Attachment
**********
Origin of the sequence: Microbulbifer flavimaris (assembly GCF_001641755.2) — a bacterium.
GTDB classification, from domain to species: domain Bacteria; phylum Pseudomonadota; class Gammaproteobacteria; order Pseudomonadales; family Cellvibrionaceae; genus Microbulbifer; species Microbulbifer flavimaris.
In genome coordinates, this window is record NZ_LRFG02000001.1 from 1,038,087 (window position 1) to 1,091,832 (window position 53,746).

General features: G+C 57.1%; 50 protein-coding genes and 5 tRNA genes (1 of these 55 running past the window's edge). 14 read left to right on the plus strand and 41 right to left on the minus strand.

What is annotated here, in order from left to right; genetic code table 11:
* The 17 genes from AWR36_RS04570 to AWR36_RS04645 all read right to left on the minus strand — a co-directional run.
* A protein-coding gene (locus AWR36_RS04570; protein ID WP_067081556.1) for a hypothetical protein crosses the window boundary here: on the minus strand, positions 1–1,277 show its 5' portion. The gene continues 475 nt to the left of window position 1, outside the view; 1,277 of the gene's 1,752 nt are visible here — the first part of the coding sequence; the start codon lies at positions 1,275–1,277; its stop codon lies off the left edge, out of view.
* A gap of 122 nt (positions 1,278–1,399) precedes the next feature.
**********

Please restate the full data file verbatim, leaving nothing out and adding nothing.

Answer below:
Origin of the sequence: Microbulbifer flavimaris (assembly GCF_001641755.2) — a bacterium.
GTDB classification, from domain to species: domain Bacteria; phylum Pseudomonadota; class Gammaproteobacteria; order Pseudomonadales; family Cellvibrionaceae; genus Microbulbifer; species Microbulbifer flavimaris.
In genome coordinates, this window is record NZ_LRFG02000001.1 from 1,038,087 (window position 1) to 1,091,832 (window position 53,746).

General features: G+C 57.1%; 50 protein-coding genes and 5 tRNA genes (1 of these 55 running past the window's edge). 14 read left to right on the plus strand and 41 right to left on the minus strand.

What is annotated here, in order from left to right; genetic code table 11:
* The 17 genes from AWR36_RS04570 to AWR36_RS04645 all read right to left on the minus strand — a co-directional run.
* A protein-coding gene (locus AWR36_RS04570; protein ID WP_067081556.1) for a hypothetical protein crosses the window boundary here: on the minus strand, positions 1–1,277 show its 5' portion. The gene continues 475 nt to the left of window position 1, outside the view; 1,277 of the gene's 1,752 nt are visible here — the first part of the coding sequence; the start codon lies at positions 1,275–1,277; its stop codon lies off the left edge, out of view.
* A gap of 122 nt (positions 1,278–1,399) precedes the next feature.